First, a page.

"It was a long process of five years so they can move forward now, look forward for the future and Mr. Bissonnette can have some hope now that he can take time to rehabilitate himself and… prove to himself and to other people that rehabilitation is possible even if we commit an extremely grave crime."
ORIGINALLY SENTENCED TO LIFE WITH NO PAROLE FOR 40 YEARS
The landmark ruling is one that was closely watched as it will have implications going forward for all offenders convicted of multiple first-degree murder charges, including those currently before the courts.
Bisonnette pleaded guilty in 2018 to 12 charges, including six counts of first-degree murder.
He was originally sentenced in 2019 to life in prison with no eligibility for parole for 40 years. The judge relied on a revised law in 2011 that gave judges discretion to impose sentences one after the other rather than concurrently.
That would mean the sentencing judge could have technically imposed a 150-year-sentence for parole ineligibility in Bissonnette's case.
Believing that such a sentence would be "cruel and unusual" punishment, he imposed concurrent sentences of no parole for 25 years for five of the six murders. On the sixth murder count, he added another 15, bringing the total to 40 years.
- Portrait series honours victims of Quebec mosque shooting
- Five years later: Vigils honour victims of Quebec mosque shooting
Both the Crown and the defence appealed the sentence. The Quebec Court of Appeal agreed with the Superior Court judge that consecutive sentencing was a violation of the Charter, but also ruled that the judge erred in rewriting the law by allowing a 40-year period for parole eligibility.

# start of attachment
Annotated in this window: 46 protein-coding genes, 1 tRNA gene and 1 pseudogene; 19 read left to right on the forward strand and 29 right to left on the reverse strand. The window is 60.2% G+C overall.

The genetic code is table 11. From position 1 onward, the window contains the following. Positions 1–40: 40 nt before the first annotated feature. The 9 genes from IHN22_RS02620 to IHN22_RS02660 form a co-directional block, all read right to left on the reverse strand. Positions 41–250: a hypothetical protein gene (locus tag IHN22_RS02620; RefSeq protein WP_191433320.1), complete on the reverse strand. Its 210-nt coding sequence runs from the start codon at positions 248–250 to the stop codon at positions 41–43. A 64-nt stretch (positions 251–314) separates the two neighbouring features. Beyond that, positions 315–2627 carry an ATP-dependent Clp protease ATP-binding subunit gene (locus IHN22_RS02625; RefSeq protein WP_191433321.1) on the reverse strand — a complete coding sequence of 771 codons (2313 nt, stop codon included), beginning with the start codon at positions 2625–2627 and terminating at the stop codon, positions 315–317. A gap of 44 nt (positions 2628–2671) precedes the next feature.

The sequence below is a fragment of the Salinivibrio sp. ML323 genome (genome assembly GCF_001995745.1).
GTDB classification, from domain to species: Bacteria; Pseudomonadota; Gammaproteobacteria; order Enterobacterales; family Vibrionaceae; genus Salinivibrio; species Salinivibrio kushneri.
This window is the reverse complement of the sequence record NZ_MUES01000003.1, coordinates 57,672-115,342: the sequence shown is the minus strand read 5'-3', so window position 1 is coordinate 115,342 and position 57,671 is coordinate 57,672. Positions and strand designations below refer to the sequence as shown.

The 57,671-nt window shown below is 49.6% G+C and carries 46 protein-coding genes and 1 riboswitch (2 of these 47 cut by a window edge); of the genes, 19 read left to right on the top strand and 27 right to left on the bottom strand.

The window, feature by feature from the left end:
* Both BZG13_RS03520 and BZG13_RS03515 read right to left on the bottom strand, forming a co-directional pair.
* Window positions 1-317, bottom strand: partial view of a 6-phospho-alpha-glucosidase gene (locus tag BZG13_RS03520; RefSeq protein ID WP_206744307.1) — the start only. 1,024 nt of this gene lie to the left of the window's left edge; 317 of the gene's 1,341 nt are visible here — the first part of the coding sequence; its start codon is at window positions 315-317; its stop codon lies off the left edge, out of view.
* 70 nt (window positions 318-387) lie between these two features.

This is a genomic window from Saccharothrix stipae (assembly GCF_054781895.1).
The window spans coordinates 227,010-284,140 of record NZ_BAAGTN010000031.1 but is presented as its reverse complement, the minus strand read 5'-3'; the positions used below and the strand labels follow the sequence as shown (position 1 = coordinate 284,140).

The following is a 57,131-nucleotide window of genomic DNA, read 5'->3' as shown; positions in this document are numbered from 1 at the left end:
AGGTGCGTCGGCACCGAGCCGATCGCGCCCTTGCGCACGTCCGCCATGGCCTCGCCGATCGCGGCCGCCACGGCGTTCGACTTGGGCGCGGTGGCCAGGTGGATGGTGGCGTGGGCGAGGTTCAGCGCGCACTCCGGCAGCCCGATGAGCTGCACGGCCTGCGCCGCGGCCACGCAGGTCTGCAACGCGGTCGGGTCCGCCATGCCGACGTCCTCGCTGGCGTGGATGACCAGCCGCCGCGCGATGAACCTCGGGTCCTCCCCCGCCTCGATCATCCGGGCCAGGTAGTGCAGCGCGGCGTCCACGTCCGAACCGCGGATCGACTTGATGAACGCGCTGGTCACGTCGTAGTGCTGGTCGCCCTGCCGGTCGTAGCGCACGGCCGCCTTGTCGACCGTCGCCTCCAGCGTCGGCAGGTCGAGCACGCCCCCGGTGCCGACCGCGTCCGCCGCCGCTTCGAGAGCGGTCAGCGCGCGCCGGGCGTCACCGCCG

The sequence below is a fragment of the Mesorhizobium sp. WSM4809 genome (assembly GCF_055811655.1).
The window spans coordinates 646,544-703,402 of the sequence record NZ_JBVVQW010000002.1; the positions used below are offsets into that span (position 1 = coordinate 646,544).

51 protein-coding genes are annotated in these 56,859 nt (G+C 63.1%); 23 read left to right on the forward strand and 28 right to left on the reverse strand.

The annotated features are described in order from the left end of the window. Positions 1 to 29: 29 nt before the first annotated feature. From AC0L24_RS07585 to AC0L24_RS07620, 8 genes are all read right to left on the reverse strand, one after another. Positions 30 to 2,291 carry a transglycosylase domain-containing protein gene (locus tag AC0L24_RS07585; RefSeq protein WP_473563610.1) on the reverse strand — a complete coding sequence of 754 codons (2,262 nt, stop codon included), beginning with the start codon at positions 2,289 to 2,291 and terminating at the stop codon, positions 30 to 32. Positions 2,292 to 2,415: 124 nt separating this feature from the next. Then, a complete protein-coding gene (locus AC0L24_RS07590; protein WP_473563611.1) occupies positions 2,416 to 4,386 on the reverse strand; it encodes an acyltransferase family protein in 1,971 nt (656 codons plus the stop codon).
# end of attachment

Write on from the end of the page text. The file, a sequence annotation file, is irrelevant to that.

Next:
The panel of judges on the appeal court finally ruled last year that the appropriate sentence would be what the law allowed for before the 2011 amendment, which meant Bissonnette can apply for parole after serving 25 years.
Quebec's Attorney General appealed the ruling to the country's highest court. In March, prosecutors argued before the Supreme Court, saying that preventing Bissonnette from seeking parole after just 25 does not fit the severity of the crimes he committed.
They asked for it to be raised to 50 years, when Bissonnette would be 77 years old.
'INCOMPATIBLE WITH HUMAN DIGNITY'
Such long sentences would have brought the administration of justice into disrepute, however, according to the Supreme Court's judgment.
"They are intrinsically incompatible with human dignity because of their degrading nature, as they deny offenders any moral autonomy by depriving them, in advance and definitively, of any possibility of reintegration into society," the ruling stated.
"Sentences of imprisonment for life without a realistic possibility of parole may also have devastating effects on offenders, who are left with no incentive to rehabilitate themselves and whose incarceration will end only upon their death."
Supreme Court of Canada in Ottawa on Wednesday, May 11, 2022. The court released its long-awaited decision Friday in the matter of Alexandre Bissonnette, who must now serve a life sentence with no chance of parole for 25 years in the killing of six people at the Quebec City mosque in 2017. THE CANADIAN PRESS/Sean Kilpatrick
GETTING FULL PAROLE AFTER 25 YEARS 'UNHEARD OF': LAWYER
Steven Slimovitch, a criminal defence lawyer based in Montreal, said the Supreme Court dealt "another blow" to the former Harper government by striking down the 2011 amendment to the Criminal Code.